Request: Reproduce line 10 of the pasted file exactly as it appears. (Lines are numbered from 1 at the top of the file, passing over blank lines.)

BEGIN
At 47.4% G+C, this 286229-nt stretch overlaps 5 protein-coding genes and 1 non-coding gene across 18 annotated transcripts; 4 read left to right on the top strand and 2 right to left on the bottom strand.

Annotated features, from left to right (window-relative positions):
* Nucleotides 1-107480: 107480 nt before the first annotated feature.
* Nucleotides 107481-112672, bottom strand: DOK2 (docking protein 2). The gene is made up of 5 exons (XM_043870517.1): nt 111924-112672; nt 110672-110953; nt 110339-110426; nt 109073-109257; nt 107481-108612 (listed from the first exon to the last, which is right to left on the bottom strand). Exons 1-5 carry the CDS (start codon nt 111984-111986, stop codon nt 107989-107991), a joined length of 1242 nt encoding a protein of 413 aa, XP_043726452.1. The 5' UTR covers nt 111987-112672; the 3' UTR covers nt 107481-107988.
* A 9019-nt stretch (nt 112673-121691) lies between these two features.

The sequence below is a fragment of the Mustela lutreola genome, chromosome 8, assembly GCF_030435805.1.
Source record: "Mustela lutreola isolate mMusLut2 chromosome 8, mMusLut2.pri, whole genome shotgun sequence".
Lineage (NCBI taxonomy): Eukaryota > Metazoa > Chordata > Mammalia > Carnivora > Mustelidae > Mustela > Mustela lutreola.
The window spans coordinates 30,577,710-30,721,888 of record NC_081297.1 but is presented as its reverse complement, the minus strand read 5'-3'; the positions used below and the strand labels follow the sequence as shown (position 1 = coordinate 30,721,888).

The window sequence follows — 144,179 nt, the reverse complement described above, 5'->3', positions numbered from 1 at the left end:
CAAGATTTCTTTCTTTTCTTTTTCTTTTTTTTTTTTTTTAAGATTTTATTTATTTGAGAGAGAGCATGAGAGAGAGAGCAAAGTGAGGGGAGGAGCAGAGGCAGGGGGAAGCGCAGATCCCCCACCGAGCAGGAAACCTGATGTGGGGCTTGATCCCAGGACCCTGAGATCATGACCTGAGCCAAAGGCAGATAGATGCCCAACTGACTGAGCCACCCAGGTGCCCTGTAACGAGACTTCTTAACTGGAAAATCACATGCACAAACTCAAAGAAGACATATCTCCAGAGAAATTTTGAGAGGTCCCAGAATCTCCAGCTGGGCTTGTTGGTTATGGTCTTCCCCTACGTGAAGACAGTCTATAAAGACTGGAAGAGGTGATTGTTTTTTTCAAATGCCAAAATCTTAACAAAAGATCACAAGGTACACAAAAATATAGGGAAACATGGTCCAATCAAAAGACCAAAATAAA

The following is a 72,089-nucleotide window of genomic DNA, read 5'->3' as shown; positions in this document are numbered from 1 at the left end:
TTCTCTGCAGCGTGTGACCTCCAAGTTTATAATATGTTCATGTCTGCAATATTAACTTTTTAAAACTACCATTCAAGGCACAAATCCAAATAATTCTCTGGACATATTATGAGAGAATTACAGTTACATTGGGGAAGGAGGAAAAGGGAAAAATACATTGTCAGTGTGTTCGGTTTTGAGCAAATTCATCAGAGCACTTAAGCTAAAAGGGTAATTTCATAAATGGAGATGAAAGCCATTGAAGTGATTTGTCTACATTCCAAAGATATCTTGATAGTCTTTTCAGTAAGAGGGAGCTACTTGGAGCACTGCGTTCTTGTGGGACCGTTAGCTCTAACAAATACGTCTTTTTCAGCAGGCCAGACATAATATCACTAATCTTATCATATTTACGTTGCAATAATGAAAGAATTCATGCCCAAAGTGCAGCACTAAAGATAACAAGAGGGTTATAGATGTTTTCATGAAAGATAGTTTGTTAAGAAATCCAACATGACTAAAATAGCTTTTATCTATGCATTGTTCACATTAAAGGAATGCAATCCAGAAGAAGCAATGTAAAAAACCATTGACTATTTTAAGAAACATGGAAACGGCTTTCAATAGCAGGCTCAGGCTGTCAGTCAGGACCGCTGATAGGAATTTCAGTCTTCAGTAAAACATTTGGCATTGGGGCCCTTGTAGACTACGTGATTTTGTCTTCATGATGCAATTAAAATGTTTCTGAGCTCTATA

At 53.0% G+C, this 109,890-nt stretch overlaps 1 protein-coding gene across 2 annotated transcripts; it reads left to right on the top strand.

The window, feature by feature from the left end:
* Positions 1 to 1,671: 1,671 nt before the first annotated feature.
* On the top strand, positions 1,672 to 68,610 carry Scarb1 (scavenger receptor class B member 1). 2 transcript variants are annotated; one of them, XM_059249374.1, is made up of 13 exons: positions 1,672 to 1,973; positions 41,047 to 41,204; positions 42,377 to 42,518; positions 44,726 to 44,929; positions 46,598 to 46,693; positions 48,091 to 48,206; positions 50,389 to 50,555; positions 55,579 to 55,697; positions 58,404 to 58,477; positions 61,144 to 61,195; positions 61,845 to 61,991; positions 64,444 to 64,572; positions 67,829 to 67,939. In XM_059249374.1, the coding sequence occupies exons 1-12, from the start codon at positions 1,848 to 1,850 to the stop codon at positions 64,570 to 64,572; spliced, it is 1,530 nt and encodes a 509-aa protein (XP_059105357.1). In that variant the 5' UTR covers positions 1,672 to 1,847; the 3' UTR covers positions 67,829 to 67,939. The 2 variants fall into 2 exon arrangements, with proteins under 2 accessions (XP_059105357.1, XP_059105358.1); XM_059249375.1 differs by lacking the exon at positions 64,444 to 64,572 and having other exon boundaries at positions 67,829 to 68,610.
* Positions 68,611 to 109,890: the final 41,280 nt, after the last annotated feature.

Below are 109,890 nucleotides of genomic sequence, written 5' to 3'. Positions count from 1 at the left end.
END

The window sequence follows — 144,179 nt, the reverse complement described above, 5'->3', positions numbered from 1 at the left end: